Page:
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Dennis Hutchings: Tributes as ex-soldier dies after testing positive for Covid during trial over John Pat Cunningham shooting

Veteran passed away hours after court case was halted


Dennis Hutchings. Credit: Jonathan Porter / Press Eye

Dennis Hutchings. Credit: Jonathan Porter / Press Eye

Dennis Hutchings. Credit: Jonathan Porter / Press Eye

Tributes have been paid to a Troubles veteran who died in Belfast with Covid-19 on Monday night hours after his trial for a fatal shooting in 1974 was halted.

Dennis Hutchings passed away hours after his non-jury trial for attempting to murder John Pat Cunningham (27) in Benburb, Co Tyrone was paused.

Mr Cunningham was shot in the back as he ran from an Army patrol in a field.

The 80-year-old’s trial had been adjourned for three weeks after the defendant contracted coronavirus.

Mr Hutchings, who denied all charges, had been suffering from kidney disease and the trial had been sitting only three days a week to enable him to undergo dialysis treatment between hearings. It’s understood he also suffered from heart failure and fluid on the lung.

It was reported that the great grandfather had been self-isolating in a Belfast hotel when he was rushed to the Mater Hospital. Reports suggested his doctors had advised him not to travel to Belfast for the trial.

His death is likely to reignite the heated debate over ending the prosecution of Troubles veterans that has been raging for years. Prime Minister Boris Johnson had vowed to end them, but as his Government’s plans would also mean an end to the prosecution of paramilitaries, others had opposed the effective ‘Troubles amnesty’ for equating soldiers with terrorists. 

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NI Veterans Commissioner Danny Kinahan said it had been “incredibly sad to learn of the passing of veteran Dennis Hutchings”.

“I got to know Dennis over recent years. An elderly man, in poor health, he was determined to clear his name once and for all,” he said.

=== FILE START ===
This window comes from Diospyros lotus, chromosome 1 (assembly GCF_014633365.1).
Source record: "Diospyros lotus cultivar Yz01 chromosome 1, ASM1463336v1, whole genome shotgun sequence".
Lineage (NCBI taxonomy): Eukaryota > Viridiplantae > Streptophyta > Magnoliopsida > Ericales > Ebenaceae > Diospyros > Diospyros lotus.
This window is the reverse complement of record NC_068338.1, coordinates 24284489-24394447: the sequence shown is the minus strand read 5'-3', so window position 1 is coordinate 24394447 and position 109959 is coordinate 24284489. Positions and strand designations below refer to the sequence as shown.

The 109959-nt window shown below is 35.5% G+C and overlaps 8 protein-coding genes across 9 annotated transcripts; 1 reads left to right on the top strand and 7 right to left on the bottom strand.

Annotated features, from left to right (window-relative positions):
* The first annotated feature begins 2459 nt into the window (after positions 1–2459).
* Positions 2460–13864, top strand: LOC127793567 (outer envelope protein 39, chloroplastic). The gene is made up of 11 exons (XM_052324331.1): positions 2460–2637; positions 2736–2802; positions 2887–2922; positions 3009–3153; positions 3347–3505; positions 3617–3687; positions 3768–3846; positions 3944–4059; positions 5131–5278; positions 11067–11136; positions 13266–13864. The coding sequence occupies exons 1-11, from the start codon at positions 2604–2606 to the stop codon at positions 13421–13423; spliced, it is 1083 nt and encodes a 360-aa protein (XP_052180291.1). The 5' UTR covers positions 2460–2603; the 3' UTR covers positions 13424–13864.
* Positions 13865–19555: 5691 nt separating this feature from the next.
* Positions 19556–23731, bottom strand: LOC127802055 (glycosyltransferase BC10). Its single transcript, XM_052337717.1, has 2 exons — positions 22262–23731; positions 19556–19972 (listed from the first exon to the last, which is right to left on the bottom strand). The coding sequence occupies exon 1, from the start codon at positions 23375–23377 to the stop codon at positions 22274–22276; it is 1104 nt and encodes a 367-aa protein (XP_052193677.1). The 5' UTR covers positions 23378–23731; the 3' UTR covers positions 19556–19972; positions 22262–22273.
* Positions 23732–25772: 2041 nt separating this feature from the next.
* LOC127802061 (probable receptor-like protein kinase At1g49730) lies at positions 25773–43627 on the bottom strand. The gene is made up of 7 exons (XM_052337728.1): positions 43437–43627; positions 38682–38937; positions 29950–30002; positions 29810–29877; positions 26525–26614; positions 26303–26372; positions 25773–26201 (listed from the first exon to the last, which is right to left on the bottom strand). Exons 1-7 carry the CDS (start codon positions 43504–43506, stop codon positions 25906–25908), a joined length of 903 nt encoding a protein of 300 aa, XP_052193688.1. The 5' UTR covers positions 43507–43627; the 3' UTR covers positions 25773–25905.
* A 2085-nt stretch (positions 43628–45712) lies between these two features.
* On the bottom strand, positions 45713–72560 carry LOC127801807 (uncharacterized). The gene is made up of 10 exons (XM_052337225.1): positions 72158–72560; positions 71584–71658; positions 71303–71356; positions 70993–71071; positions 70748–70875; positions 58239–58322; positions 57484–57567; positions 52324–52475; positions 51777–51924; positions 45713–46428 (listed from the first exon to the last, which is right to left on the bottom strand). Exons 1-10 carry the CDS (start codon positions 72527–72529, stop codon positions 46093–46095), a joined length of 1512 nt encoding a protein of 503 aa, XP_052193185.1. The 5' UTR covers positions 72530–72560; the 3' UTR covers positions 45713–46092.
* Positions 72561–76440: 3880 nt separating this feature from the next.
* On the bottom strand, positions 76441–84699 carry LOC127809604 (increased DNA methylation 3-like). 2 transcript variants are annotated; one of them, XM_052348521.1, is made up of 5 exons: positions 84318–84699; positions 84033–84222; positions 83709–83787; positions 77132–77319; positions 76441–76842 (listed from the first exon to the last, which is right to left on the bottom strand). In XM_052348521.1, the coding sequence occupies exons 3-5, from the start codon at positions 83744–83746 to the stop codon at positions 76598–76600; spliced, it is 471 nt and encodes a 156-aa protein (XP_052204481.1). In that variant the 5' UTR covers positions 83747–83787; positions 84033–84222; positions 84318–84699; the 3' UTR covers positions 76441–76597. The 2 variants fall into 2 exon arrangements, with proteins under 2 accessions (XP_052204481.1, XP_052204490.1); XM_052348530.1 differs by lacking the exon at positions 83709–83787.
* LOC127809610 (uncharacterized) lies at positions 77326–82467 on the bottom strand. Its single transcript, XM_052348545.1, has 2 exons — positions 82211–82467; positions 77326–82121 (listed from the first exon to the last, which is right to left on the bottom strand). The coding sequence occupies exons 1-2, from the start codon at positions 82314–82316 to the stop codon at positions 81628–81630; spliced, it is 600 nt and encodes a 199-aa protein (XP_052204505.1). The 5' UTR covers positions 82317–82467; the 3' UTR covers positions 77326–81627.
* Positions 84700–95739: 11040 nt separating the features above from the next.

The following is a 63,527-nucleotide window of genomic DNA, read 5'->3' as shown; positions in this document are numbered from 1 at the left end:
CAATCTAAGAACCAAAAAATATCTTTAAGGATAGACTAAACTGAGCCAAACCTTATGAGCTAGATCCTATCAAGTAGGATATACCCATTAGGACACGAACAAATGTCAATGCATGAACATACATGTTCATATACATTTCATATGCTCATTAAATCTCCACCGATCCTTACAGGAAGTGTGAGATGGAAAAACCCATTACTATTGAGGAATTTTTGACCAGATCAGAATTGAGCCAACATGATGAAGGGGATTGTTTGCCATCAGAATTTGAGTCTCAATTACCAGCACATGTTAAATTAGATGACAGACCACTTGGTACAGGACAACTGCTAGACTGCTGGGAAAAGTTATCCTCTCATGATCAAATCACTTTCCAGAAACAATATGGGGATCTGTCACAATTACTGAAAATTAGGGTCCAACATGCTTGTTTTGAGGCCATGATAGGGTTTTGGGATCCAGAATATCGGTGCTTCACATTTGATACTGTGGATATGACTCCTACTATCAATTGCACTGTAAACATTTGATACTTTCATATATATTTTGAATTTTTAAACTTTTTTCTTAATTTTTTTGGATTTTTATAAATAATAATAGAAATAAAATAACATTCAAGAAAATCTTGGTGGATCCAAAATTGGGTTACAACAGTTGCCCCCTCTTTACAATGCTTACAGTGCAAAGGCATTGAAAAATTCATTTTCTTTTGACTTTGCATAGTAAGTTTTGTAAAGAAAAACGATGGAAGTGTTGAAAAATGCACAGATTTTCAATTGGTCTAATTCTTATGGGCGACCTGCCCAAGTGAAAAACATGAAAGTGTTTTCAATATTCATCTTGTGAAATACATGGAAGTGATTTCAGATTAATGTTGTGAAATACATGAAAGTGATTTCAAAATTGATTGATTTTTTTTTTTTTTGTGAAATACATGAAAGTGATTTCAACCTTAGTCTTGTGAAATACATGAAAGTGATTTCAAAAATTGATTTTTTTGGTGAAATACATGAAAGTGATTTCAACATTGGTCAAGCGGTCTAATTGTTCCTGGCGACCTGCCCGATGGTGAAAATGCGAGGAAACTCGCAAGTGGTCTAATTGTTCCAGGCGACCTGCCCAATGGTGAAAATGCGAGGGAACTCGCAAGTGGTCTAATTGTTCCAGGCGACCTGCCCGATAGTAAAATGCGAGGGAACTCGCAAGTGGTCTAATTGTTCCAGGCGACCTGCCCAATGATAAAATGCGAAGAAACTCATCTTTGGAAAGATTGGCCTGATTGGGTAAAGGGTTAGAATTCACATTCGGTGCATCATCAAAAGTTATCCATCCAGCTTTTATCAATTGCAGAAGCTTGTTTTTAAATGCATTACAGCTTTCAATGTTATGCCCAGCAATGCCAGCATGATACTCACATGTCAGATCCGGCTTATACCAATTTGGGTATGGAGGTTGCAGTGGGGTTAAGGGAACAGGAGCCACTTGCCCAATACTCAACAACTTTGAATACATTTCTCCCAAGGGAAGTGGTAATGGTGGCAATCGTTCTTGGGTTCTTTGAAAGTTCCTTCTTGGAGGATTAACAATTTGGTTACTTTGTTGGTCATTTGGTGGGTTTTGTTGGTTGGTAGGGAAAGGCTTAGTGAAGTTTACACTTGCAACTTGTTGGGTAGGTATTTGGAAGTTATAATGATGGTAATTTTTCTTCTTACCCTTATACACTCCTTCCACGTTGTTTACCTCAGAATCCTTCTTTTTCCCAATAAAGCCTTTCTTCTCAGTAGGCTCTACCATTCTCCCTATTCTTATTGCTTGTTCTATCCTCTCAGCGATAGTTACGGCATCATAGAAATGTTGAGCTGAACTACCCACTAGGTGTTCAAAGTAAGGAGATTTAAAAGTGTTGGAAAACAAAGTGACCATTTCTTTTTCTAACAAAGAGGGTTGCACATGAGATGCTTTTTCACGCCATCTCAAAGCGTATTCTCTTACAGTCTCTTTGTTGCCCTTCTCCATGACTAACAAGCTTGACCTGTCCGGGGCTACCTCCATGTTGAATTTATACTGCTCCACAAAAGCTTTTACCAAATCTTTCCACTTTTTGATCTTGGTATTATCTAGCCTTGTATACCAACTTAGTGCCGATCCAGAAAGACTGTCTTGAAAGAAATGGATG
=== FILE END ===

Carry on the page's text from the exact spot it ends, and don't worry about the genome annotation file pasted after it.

DUP leader Sir Jeffrey Donaldson MP said the death was “desperately sad news”.

“Our thoughts and prayers are with the Hutchings family,” he said.

“We have said all along that Dennis should never have been brought to trial again, not least because of his health but also a lack of compelling new evidence.

“There are serious questions to answer here.”

Fellow DUP MP Carla Lockhart had attended the trial to support Mr Hutchings.

“Such sad news that he never got to live out his last days in peace. Awful,” she tweeted.

“Spent last months of his life being hounded by a political show trial. My thoughts are with his family, friends and his loyal friend (Conservative MP and former veterans minister) Johnny Mercer.”

TUV leader Jim Allister has said that the court case “has had a very sad end with the passing of Mr Hutchings”.

“The strain on this man was cruel, with him requiring regular dialysis, while being brought to Belfast to face a trial of dubious provenance,” Mr Allister said in a statement.

“My thoughts and prayers tonight are with his family and friends who may understandably feel that what he was put through contributed to his decline.”

Mr Hutchings’ defence barrister James Lewis QC had yesterday informed Belfast Crown Court his client had Covid as proceedings in the non-jury trial were due to commence on Monday.

He told judge Mr Justice O’Hara that Hutchings’ condition had been confirmed by a PCR test on Saturday.

“I regret Mr Hutchings is not well with regard as one would expect with his other comorbidities of renal failure and cardiac malfunction,” he said.

“And we are unable to presently take instructions as he is currently in isolation in his hotel room.”

Mr Lewis applied for an adjournment which was not opposed by the Crown barrister.

Mr Justice O’Hara said: “Things have obviously deteriorated over the weekend with his positive test for Covid. It is simply not possible to continue the trial in his absence.”

The former member of the Life Guards regiment from Cawsand in Cornwall also denies a count of attempted grievous bodily harm with intent.

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